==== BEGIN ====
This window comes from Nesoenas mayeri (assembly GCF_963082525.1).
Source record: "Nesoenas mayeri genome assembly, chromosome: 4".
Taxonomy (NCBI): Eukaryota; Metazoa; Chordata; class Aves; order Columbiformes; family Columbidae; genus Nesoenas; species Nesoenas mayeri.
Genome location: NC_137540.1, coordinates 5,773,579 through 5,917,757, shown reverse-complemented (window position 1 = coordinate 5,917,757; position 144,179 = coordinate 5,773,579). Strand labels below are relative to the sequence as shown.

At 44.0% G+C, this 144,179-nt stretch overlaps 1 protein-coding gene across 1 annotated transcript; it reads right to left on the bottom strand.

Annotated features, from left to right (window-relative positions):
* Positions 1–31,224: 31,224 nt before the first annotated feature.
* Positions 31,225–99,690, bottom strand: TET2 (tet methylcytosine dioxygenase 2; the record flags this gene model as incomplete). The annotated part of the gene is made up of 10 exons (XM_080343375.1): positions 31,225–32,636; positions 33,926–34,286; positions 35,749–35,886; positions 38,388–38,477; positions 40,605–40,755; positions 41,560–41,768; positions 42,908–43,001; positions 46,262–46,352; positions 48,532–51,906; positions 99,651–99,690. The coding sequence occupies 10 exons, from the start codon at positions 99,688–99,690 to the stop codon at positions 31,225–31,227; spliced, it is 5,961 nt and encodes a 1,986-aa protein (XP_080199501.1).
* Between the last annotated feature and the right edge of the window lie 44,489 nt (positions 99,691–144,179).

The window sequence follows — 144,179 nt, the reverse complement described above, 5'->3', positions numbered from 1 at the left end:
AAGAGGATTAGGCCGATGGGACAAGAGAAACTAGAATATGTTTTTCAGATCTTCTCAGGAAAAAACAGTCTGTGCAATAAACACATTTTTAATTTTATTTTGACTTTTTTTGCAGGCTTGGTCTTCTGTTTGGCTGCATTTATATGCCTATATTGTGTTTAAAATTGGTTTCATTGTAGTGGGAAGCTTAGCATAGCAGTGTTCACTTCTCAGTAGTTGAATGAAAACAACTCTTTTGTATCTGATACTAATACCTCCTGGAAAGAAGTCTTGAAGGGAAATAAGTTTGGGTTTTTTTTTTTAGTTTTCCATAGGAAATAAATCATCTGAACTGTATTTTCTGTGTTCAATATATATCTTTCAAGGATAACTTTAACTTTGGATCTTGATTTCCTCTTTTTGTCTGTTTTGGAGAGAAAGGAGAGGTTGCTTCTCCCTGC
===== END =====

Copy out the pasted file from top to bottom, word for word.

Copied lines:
This window comes from Nesoenas mayeri (assembly GCF_963082525.1).
Source record: "Nesoenas mayeri genome assembly, chromosome: 4".
Taxonomy (NCBI): Eukaryota; Metazoa; Chordata; class Aves; order Columbiformes; family Columbidae; genus Nesoenas; species Nesoenas mayeri.
Genome location: NC_137540.1, coordinates 5,773,579 through 5,917,757, shown reverse-complemented (window position 1 = coordinate 5,917,757; position 144,179 = coordinate 5,773,579). Strand labels below are relative to the sequence as shown.

At 44.0% G+C, this 144,179-nt stretch overlaps 1 protein-coding gene across 1 annotated transcript; it reads right to left on the bottom strand.

Annotated features, from left to right (window-relative positions):
* Positions 1–31,224: 31,224 nt before the first annotated feature.
* Positions 31,225–99,690, bottom strand: TET2 (tet methylcytosine dioxygenase 2; the record flags this gene model as incomplete). The annotated part of the gene is made up of 10 exons (XM_080343375.1): positions 31,225–32,636; positions 33,926–34,286; positions 35,749–35,886; positions 38,388–38,477; positions 40,605–40,755; positions 41,560–41,768; positions 42,908–43,001; positions 46,262–46,352; positions 48,532–51,906; positions 99,651–99,690. The coding sequence occupies 10 exons, from the start codon at positions 99,688–99,690 to the stop codon at positions 31,225–31,227; spliced, it is 5,961 nt and encodes a 1,986-aa protein (XP_080199501.1).
* Between the last annotated feature and the right edge of the window lie 44,489 nt (positions 99,691–144,179).

The window sequence follows — 144,179 nt, the reverse complement described above, 5'->3', positions numbered from 1 at the left end:
AAGAGGATTAGGCCGATGGGACAAGAGAAACTAGAATATGTTTTTCAGATCTTCTCAGGAAAAAACAGTCTGTGCAATAAACACATTTTTAATTTTATTTTGACTTTTTTTGCAGGCTTGGTCTTCTGTTTGGCTGCATTTATATGCCTATATTGTGTTTAAAATTGGTTTCATTGTAGTGGGAAGCTTAGCATAGCAGTGTTCACTTCTCAGTAGTTGAATGAAAACAACTCTTTTGTATCTGATACTAATACCTCCTGGAAAGAAGTCTTGAAGGGAAATAAGTTTGGGTTTTTTTTTTTAGTTTTCCATAGGAAATAAATCATCTGAACTGTATTTTCTGTGTTCAATATATATCTTTCAAGGATAACTTTAACTTTGGATCTTGATTTCCTCTTTTTGTCTGTTTTGGAGAGAAAGGAGAGGTTGCTTCTCCCTGC